Today is the 797th anniversary of the birth of Kublai Khan. He was a grandson of Genghis Khan, the great conqueror. Kublai Khan took over the role of ruler of the Mongolian Empire from his older brother in 1260 CE. Kublai predominated in extreme sibling rivalry by defeating his younger brother in the war of succession, he went on to greater accomplishments. Or at least his accomplishments seem great according to conventional thinking.
His empire stretched over most of Asia from the Black Sea in the West to the Pacific Ocean in the East. His territory included everywhere from Siberia to Afghanistan. Kublai Khan overcame the resistance of the Song Dynasty to become the first non-Chinese Emperor to control the entire territory of China. With that stroke, he established the Yuan Dynasty. His legacy was one of culture, invasion and assimilation.
The myth of Mongolian invincibility started to become unraveled when Kublai Khan’s forces failed twice to subdue Japan and again in Vietnam. Despite greater overall territorial gains and hunger for power, the Mongolian Empire started its period of disunity and eventual downfall.
We usually study history from the perspective of power struggles. Wars of domination or liberation clutter the pages of history. Rivalries of family against family or even within the same families are frequent spectres in human history. How infrequently we concern ourselves with the impact of all this violence and struggle on average, individuals. What goes on in the minds of the average person? Why must there be such a lust and greed? Why follow up on such desires?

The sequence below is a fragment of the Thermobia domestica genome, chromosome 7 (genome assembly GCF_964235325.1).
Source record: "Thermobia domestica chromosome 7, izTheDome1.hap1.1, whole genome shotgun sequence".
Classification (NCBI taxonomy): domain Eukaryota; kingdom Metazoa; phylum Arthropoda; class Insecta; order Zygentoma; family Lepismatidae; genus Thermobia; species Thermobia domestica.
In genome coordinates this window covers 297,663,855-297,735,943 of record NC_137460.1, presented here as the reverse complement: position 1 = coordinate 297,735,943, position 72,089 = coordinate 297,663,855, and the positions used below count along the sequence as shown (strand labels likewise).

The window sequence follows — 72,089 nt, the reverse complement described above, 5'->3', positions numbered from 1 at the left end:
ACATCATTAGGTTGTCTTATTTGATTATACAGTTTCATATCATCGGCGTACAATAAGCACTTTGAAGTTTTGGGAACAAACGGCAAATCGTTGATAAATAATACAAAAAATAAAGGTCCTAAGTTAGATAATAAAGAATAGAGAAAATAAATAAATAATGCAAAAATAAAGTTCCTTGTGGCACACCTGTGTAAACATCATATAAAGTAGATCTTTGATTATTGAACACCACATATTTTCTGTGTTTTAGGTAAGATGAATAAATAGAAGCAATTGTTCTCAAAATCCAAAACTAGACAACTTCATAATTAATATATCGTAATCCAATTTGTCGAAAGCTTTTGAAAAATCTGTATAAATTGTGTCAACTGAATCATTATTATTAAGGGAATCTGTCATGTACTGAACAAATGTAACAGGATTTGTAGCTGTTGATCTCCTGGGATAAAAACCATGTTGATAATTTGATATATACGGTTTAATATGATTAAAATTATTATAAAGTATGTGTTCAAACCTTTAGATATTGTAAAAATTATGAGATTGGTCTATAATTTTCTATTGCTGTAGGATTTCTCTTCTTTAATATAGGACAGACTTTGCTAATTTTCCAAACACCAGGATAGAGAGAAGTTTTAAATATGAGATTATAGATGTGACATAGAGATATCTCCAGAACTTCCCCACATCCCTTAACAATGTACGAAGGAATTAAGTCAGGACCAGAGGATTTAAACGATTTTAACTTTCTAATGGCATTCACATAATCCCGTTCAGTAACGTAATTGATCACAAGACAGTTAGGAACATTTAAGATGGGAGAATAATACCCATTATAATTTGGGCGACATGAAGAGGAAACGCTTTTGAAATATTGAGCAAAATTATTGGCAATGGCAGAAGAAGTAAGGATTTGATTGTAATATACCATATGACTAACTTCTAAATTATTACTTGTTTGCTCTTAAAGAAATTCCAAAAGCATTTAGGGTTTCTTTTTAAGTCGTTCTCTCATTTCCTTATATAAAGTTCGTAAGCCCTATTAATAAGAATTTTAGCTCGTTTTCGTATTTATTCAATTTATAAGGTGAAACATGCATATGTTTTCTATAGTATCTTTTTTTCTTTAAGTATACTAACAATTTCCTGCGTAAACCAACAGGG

There is a drive to calm our own personal nagging desires through the practice of nationalism and religiosity. The vast, singular globe has been subdivided into the various nations and realms of religious rule. We have a desire to subdue other people and have them obey and behave out of fear. The drive to control the bodies and minds of humanity as one is the vain desire for personal empire.
Today, as in the past, most of humanity is blind to the ugliness of the striving for power, position and personal importance. The various partisans and politicians exult in division and control. Few, if any, have any concept of the world as a whole entity. They exult in personal and factional glory. Few, if any, sincerely envision the possibilities of having no nationality, no divisions of any sort. In their minds it is incomprehensible and unrealistic. The same belief holds sway in the minds of their subordinates and followers.
Governments and institutions must exist for as long as men and women are not lights unto themselves. These struggles for physical and mental empires will be with us as long as we do not live our daily lives with diligent work to watch and learn. We find it easier to shirk responsibility by being told what to do by the ancients, gurus and political leaders. We accept their orders with little questioning about their destructive disciplines and practices just because that is the way it has always been.
We just passively go along with the accepted ways even though this extraordinarily complicated life refuses to be shoehorned into one way of thinking. We find ourselves in constant struggle and strife in this world and within the boundaries of our own nations.
Is the barbarity, slander and partisanship the best that we can do in this election cycle in the United States? Of the election cycles and revolutions everywhere, is this our best? If so, it looks like all of us have a lot of personal work to do. Do we really want to continue the struggles to become our own personal versions of Kublai Khan?
The Blue Jay of Happiness ponders the freedom gained in the shedding of tribalism and ideology.